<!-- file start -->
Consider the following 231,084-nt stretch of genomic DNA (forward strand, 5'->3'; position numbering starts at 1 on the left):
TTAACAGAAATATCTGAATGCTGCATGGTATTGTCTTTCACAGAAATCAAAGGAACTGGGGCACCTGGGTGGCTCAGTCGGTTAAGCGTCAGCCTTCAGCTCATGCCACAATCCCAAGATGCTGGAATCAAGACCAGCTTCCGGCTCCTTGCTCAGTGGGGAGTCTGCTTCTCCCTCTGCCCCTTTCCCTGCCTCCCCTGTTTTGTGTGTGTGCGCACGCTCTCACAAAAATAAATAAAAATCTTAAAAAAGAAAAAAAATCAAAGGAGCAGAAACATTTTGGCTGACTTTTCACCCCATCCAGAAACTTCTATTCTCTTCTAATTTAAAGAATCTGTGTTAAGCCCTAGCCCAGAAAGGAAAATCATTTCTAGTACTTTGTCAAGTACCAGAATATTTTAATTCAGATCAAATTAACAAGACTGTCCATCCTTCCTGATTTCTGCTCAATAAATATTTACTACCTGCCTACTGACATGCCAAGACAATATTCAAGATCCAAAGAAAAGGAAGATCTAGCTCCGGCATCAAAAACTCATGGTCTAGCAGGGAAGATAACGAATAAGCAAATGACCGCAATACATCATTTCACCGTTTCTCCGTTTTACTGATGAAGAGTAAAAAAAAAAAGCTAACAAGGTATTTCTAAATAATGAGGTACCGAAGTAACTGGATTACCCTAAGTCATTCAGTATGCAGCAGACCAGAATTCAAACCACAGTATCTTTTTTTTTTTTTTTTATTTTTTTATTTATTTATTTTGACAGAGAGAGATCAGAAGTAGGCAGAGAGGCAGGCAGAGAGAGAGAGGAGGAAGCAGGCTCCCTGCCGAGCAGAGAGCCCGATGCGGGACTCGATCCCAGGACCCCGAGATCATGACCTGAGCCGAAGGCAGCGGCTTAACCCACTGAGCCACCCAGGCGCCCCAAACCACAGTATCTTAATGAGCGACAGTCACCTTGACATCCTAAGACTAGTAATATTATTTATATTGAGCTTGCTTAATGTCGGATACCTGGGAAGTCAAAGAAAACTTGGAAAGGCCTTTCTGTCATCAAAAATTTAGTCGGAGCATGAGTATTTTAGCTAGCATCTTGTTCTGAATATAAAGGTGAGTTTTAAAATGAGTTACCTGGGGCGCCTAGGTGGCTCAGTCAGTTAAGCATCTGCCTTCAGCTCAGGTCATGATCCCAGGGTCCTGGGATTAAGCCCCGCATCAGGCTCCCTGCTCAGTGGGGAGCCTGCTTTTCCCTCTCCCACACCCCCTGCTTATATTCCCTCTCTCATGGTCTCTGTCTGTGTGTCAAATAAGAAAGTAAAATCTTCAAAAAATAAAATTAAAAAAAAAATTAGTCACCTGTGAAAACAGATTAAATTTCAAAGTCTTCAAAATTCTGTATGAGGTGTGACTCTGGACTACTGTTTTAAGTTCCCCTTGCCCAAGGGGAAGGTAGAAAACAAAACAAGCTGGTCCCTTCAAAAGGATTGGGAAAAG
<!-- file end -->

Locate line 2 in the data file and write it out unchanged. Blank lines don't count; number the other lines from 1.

TTAACAGAAATATCTGAATGCTGCATGGTATTGTCTTTCACAGAAATCAAAGGAACTGGGGCACCTGGGTGGCTCAGTCGGTTAAGCGTCAGCCTTCAGCTCATGCCACAATCCCAAGATGCTGGAATCAAGACCAGCTTCCGGCTCCTTGCTCAGTGGGGAGTCTGCTTCTCCCTCTGCCCCTTTCCCTGCCTCCCCTGTTTTGTGTGTGTGCGCACGCTCTCACAAAAATAAATAAAAATCTTAAAAAAGAAAAAAAATCAAAGGAGCAGAAACATTTTGGCTGACTTTTCACCCCATCCAGAAACTTCTATTCTCTTCTAATTTAAAGAATCTGTGTTAAGCCCTAGCCCAGAAAGGAAAATCATTTCTAGTACTTTGTCAAGTACCAGAATATTTTAATTCAGATCAAATTAACAAGACTGTCCATCCTTCCTGATTTCTGCTCAATAAATATTTACTACCTGCCTACTGACATGCCAAGACAATATTCAAGATCCAAAGAAAAGGAAGATCTAGCTCCGGCATCAAAAACTCATGGTCTAGCAGGGAAGATAACGAATAAGCAAATGACCGCAATACATCATTTCACCGTTTCTCCGTTTTACTGATGAAGAGTAAAAAAAAAAAGCTAACAAGGTATTTCTAAATAATGAGGTACCGAAGTAACTGGATTACCCTAAGTCATTCAGTATGCAGCAGACCAGAATTCAAACCACAGTATCTTTTTTTTTTTTTTTTATTTTTTTATTTATTTATTTTGACAGAGAGAGATCAGAAGTAGGCAGAGAGGCAGGCAGAGAGAGAGAGGAGGAAGCAGGCTCCCTGCCGAGCAGAGAGCCCGATGCGGGACTCGATCCCAGGACCCCGAGATCATGACCTGAGCCGAAGGCAGCGGCTTAACCCACTGAGCCACCCAGGCGCCCCAAACCACAGTATCTTAATGAGCGACAGTCACCTTGACATCCTAAGACTAGTAATATTATTTATATTGAGCTTGCTTAATGTCGGATACCTGGGAAGTCAAAGAAAACTTGGAAAGGCCTTTCTGTCATCAAAAATTTAGTCGGAGCATGAGTATTTTAGCTAGCATCTTGTTCTGAATATAAAGGTGAGTTTTAAAATGAGTTACCTGGGGCGCCTAGGTGGCTCAGTCAGTTAAGCATCTGCCTTCAGCTCAGGTCATGATCCCAGGGTCCTGGGATTAAGCCCCGCATCAGGCTCCCTGCTCAGTGGGGAGCCTGCTTTTCCCTCTCCCACACCCCCTGCTTATATTCCCTCTCTCATGGTCTCTGTCTGTGTGTCAAATAAGAAAGTAAAATCTTCAAAAAATAAAATTAAAAAAAAAATTAGTCACCTGTGAAAACAGATTAAATTTCAAAGTCTTCAAAATTCTGTATGAGGTGTGACTCTGGACTACTGTTTTAAGTTCCCCTTGCCCAAGGGGAAGGTAGAAAACAAAACAAGCTGGTCCCTTCAAAAGGATTGGGAAAAG